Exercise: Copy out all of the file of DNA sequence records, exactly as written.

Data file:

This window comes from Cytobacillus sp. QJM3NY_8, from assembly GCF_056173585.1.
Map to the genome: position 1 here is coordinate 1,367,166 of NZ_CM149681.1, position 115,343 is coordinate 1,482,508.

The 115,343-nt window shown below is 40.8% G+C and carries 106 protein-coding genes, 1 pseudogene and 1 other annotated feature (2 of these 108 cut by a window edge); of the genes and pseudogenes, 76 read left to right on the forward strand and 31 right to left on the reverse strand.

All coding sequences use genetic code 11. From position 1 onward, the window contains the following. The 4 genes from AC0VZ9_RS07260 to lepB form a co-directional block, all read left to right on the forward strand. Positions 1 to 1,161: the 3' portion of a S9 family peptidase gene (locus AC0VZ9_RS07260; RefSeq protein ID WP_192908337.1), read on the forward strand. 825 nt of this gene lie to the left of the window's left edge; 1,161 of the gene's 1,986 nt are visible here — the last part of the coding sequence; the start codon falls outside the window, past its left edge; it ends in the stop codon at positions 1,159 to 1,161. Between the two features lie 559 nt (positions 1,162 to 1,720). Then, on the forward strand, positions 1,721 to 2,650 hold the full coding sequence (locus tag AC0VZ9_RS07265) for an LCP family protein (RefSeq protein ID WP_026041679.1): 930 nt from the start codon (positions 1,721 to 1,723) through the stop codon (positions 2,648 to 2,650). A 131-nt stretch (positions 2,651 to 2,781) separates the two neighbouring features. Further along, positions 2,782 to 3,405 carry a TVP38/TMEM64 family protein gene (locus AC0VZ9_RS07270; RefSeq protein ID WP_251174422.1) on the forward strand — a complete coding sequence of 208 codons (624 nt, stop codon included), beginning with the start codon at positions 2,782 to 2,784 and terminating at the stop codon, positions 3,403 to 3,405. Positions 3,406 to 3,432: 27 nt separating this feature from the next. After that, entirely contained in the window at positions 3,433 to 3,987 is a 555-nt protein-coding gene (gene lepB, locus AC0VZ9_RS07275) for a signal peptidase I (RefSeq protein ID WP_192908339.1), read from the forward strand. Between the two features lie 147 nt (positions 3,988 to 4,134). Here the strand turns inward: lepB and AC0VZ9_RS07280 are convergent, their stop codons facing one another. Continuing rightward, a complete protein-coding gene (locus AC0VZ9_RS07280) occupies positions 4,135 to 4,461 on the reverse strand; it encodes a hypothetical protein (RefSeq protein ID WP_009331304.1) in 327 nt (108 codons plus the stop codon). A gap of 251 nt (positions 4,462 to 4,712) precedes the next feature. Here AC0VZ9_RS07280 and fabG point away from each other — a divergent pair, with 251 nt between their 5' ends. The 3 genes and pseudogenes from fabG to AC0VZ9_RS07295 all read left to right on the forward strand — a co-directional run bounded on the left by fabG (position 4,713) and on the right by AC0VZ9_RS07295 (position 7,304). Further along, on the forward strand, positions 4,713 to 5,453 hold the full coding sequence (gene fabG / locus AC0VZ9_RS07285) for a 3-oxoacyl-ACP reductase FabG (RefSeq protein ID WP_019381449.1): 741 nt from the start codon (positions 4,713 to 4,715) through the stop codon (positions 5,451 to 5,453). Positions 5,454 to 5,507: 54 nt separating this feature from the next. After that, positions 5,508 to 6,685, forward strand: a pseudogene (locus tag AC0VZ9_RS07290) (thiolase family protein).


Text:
This window comes from Cytobacillus sp. QJM3NY_8, from assembly GCF_056173585.1.
Map to the genome: position 1 here is coordinate 1,367,166 of NZ_CM149681.1, position 115,343 is coordinate 1,482,508.

The 115,343-nt window shown below is 40.8% G+C and carries 106 protein-coding genes, 1 pseudogene and 1 other annotated feature (2 of these 108 cut by a window edge); of the genes and pseudogenes, 76 read left to right on the forward strand and 31 right to left on the reverse strand.

All coding sequences use genetic code 11. From position 1 onward, the window contains the following. The 4 genes from AC0VZ9_RS07260 to lepB form a co-directional block, all read left to right on the forward strand. Positions 1 to 1,161: the 3' portion of a S9 family peptidase gene (locus AC0VZ9_RS07260; RefSeq protein ID WP_192908337.1), read on the forward strand. 825 nt of this gene lie to the left of the window's left edge; 1,161 of the gene's 1,986 nt are visible here — the last part of the coding sequence; the start codon falls outside the window, past its left edge; it ends in the stop codon at positions 1,159 to 1,161. Between the two features lie 559 nt (positions 1,162 to 1,720). Then, on the forward strand, positions 1,721 to 2,650 hold the full coding sequence (locus tag AC0VZ9_RS07265) for an LCP family protein (RefSeq protein ID WP_026041679.1): 930 nt from the start codon (positions 1,721 to 1,723) through the stop codon (positions 2,648 to 2,650). A 131-nt stretch (positions 2,651 to 2,781) separates the two neighbouring features. Further along, positions 2,782 to 3,405 carry a TVP38/TMEM64 family protein gene (locus AC0VZ9_RS07270; RefSeq protein ID WP_251174422.1) on the forward strand — a complete coding sequence of 208 codons (624 nt, stop codon included), beginning with the start codon at positions 2,782 to 2,784 and terminating at the stop codon, positions 3,403 to 3,405. Positions 3,406 to 3,432: 27 nt separating this feature from the next. After that, entirely contained in the window at positions 3,433 to 3,987 is a 555-nt protein-coding gene (gene lepB, locus AC0VZ9_RS07275) for a signal peptidase I (RefSeq protein ID WP_192908339.1), read from the forward strand. Between the two features lie 147 nt (positions 3,988 to 4,134). Here the strand turns inward: lepB and AC0VZ9_RS07280 are convergent, their stop codons facing one another. Continuing rightward, a complete protein-coding gene (locus AC0VZ9_RS07280) occupies positions 4,135 to 4,461 on the reverse strand; it encodes a hypothetical protein (RefSeq protein ID WP_009331304.1) in 327 nt (108 codons plus the stop codon). A gap of 251 nt (positions 4,462 to 4,712) precedes the next feature. Here AC0VZ9_RS07280 and fabG point away from each other — a divergent pair, with 251 nt between their 5' ends. The 3 genes and pseudogenes from fabG to AC0VZ9_RS07295 all read left to right on the forward strand — a co-directional run bounded on the left by fabG (position 4,713) and on the right by AC0VZ9_RS07295 (position 7,304). Further along, on the forward strand, positions 4,713 to 5,453 hold the full coding sequence (gene fabG / locus AC0VZ9_RS07285) for a 3-oxoacyl-ACP reductase FabG (RefSeq protein ID WP_019381449.1): 741 nt from the start codon (positions 4,713 to 4,715) through the stop codon (positions 5,451 to 5,453). Positions 5,454 to 5,507: 54 nt separating this feature from the next. After that, positions 5,508 to 6,685, forward strand: a pseudogene (locus tag AC0VZ9_RS07290) (thiolase family protein).